I have had a great laugh doing some research online (various sites) to try to figure out why this year's whooping cough epidemic is happening in California. It is amazing the amount of misinformation I have found. Pro-vaccine people are blaming it on anti-vaccine people (false, see below), and Anti-vaccine people are blaming it on the vaccine (also wrong). Some people are even blaming it on illegal immigration. As best as I can tell this is because the whooping cough vaccine is different from the vaccines of, say, Polio or Measles, and people try desperately hard to fit it into their agenda even when it doesn't fit. In my reading I have learned a lot about a type of vaccines I never really paid attention to. I figure it's time to set everyone straight.
The NPR article above is particularly laughable (really, NPR does enough good reporting they should know better) because they say whooping cough was once "wiped out." Not so, says the CDC.
Most vaccines against serious illnesses are called "live attenuated virus" vaccines. These include MMR and Polio, and and basically the idea is you give the body a weak version of the virus so it develops an immune response against a stronger version. Usually with appropriate doses, these provide permanent immunity, but there are rare cases where the virus can revert, so it is possible to get full-blown measles from the MMR vaccine, though once again this is rare. These are the vaccines which produce herd immunity.
It turns out that whooping cough vaccine is a different kind of vaccine altogether and in fact individuals are not actually vaccinated against the bacteria that cause the disease at all. Instead, the vaccine is against a toxin that is excreted by the bacteria, and that toxin, called an exotoxin, is what causes respiratory damage. The theory is that this way if you get the illness, your body will have a head start at damage control (by attacking and neutralizing the exotoxin) and so you won't get very sick. So the vaccine is a dose of denatured bacterial exotoxins, called toxoids, that your body can develop antibodies to. Other toxoid vaccines include tetanus and diphtheria. While it is possible to be allergic to an acellular toxoid vaccine like this one, it is entirely impossible to get the disease from it because there are no live (or even dead) microbes in the vaccine itself. Whooping cough, or pertussis, vaccine is usually given with diphtheria and tetanus toxoid vaccines together either as a DTaP or a Tdap depending on age of the individual, but adult vaccinations are rare.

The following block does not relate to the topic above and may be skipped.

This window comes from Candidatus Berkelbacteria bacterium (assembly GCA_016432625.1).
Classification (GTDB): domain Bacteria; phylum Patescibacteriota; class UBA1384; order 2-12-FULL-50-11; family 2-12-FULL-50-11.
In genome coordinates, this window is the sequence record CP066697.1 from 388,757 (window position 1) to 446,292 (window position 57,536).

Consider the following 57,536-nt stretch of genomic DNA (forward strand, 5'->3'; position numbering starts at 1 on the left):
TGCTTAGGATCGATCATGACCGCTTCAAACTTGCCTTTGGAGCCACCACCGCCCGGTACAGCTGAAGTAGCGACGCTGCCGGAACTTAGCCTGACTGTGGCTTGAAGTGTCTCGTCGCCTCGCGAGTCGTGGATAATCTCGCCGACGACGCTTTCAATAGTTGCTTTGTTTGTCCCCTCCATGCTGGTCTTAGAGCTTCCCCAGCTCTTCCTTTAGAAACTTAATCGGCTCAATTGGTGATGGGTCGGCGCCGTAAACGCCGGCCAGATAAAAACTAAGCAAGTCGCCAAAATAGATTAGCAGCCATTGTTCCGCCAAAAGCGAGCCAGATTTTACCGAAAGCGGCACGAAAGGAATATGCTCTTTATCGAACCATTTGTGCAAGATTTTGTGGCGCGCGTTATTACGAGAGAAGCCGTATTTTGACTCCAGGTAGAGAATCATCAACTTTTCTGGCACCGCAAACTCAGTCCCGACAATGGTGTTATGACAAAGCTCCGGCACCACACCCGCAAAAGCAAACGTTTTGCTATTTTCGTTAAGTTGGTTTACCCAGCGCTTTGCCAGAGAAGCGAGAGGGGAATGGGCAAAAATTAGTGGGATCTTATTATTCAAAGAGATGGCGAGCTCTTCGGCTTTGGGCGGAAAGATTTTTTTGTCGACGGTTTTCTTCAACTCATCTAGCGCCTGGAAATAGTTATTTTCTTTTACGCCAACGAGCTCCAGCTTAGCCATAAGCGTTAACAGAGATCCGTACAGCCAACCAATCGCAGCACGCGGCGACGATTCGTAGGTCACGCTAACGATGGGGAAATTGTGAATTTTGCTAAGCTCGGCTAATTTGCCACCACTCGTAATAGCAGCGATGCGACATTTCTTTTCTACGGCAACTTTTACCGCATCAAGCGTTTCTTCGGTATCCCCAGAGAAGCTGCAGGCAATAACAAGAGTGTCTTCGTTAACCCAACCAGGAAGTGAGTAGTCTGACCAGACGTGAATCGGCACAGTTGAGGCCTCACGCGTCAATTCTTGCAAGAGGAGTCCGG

One interesting feature about toxoid vaccines is that they don't actually provide direct immunity against the disease at all because the targets of antibody production aren't on the envelope of the microbe. Instead they work by reducing the severity (and length) of the illness. In short, they don't keep you from getting sick. They just keep you from getting extremely sick. Consequently most people reading this could still get diphtheria this winter, or whooping cough, and could even spread it, but you probably wouldn't know you were carrying a serious illness. In short these vaccines provide absolutely no herd immunity at all, though they may provide some epidemiological benefits in terms of reducing the number of individuals infected by a single person (the downside of course is that it makes diagnosis and monitoring much harder--- we simply don't have any idea, for example, how many minor cases of whooping cough or diphtheria actually occur every year. We just know they don't get sick enough to be diagnosed).
Yet the news media and many "experts" still talk about herd immunity from this vaccine. Indeed while the CDC recommends adults be vaccinated, they state clearly that herd immunity is not a direct factor and that it's not a simple choice.
And while it is not believed that whooping cough has an asymptomatic carrier state, diphtheria is shown to have one, particularly in vaccinated adults. (One possibility worth considering is that asymptomatic means just that, so even mild symptoms, such as those resembling the common cold could be a symptomatic carrier state.)
So the picture that emerges is that whooping cough vaccine prevents death and long, tiring illnesses in children, but doesn't stop the bug from circulating. So it's probably a good thing for kids to have. However, whooping cough is also very much out of control and not just this year, as the CDC admits.
Furthermore I have come to realize that a few times in the last decade I've gotten this cough which lasts a few weeks and then mostly goes away, except for periodic, very heavy coughing, and with no symptoms in between. In these cases, sometimes I have been diagnosed with asthma but the inhalers don't seem to help much (so I go back to using an herbal remedy which seems to work very well, but it is rather non-standard). This lasts a few more months, and then goes away. My current thinking is that my son probably picked up whooping cough at school and I picked it up from him. Since he was vaccinated, he only seemed to have the common cold, but I got something a bit worse.
This specific vaccine isn't about herd immunity, but rather reducing the severity of a serious childhood illness. It doesn't contain microbes, live or otherwise, and while it may reduce the spread of the illness there isn't sufficient data to know the extent of this. This particular vaccine is almost certainly worth giving to most kids. However, there is no benefit that non-vaccinated individuals get from those who are vaccinated in this case.
Whooping cough cycles come and go every few years. This is no different. While hospitalizations may be preventable with the vaccine, it's spread is probably not.
Mathematicians stand on each other's shoulders. -- Gauss